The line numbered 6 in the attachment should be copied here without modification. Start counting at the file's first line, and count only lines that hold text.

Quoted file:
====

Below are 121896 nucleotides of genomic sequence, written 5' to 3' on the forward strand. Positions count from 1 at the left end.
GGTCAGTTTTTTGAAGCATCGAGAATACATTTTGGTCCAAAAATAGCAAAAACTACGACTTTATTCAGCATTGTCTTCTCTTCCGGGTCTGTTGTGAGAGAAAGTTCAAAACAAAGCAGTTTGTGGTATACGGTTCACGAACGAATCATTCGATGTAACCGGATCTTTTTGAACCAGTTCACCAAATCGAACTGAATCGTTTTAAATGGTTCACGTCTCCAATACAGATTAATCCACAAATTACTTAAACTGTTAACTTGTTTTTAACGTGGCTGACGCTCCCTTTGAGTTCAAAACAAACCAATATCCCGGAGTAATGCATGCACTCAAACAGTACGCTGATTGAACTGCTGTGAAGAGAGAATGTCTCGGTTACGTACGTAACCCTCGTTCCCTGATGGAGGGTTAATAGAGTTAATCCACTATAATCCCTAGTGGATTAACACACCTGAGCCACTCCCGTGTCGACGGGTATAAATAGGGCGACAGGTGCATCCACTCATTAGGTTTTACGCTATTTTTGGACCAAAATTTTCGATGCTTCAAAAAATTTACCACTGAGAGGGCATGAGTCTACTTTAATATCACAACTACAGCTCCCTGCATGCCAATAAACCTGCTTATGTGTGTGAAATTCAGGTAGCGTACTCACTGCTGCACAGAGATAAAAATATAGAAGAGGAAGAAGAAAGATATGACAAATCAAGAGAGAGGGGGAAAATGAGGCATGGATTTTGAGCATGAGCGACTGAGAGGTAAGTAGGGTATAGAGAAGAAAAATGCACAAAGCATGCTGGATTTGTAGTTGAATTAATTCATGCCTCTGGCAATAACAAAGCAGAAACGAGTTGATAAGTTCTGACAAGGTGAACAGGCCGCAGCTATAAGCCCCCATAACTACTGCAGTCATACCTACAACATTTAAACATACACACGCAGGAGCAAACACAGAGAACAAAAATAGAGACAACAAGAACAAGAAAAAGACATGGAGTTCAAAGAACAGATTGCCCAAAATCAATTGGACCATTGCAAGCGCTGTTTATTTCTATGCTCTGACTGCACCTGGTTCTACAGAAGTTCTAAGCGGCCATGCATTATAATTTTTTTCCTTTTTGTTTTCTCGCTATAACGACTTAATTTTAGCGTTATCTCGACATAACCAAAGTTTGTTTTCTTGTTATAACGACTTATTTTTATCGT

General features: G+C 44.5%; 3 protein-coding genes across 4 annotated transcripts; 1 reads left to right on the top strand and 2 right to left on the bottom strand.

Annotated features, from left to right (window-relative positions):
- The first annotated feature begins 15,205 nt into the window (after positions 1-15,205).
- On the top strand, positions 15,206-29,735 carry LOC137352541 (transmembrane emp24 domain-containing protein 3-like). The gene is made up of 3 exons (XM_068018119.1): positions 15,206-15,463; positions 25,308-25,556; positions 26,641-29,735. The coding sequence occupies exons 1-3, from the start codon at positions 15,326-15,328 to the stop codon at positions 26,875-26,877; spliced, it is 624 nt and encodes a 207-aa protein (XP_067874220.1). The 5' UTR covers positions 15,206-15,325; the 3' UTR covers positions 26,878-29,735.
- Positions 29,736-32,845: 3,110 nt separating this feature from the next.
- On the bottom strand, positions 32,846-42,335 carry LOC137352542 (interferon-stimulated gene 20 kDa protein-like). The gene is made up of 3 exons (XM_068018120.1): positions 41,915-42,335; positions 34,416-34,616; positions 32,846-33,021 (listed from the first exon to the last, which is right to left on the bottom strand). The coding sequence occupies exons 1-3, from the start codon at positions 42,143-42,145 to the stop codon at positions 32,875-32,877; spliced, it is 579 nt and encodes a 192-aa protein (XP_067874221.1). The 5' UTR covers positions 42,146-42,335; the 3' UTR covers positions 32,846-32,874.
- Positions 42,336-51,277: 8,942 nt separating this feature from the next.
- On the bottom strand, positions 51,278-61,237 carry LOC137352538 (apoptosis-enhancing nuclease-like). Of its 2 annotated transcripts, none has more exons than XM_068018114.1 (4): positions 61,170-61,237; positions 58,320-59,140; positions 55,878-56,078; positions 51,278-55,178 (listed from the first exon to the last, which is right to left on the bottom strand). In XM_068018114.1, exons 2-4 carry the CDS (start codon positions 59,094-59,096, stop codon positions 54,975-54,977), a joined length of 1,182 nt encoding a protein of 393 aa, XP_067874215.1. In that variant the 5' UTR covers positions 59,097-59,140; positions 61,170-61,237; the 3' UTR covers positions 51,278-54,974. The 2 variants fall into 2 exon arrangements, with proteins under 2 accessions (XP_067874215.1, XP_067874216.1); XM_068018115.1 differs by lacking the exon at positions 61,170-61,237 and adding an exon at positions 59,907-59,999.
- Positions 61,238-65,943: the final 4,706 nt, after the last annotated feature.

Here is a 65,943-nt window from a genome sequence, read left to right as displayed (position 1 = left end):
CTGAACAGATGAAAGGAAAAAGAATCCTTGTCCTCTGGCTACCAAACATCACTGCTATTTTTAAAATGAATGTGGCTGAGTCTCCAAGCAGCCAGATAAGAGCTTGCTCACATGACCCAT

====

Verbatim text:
- On the top strand, positions 15,206-29,735 carry LOC137352541 (transmembrane emp24 domain-containing protein 3-like). The gene is made up of 3 exons (XM_068018119.1): positions 15,206-15,463; positions 25,308-25,556; positions 26,641-29,735. The coding sequence occupies exons 1-3, from the start codon at positions 15,326-15,328 to the stop codon at positions 26,875-26,877; spliced, it is 624 nt and encodes a 207-aa protein (XP_067874220.1). The 5' UTR covers positions 15,206-15,325; the 3' UTR covers positions 26,878-29,735.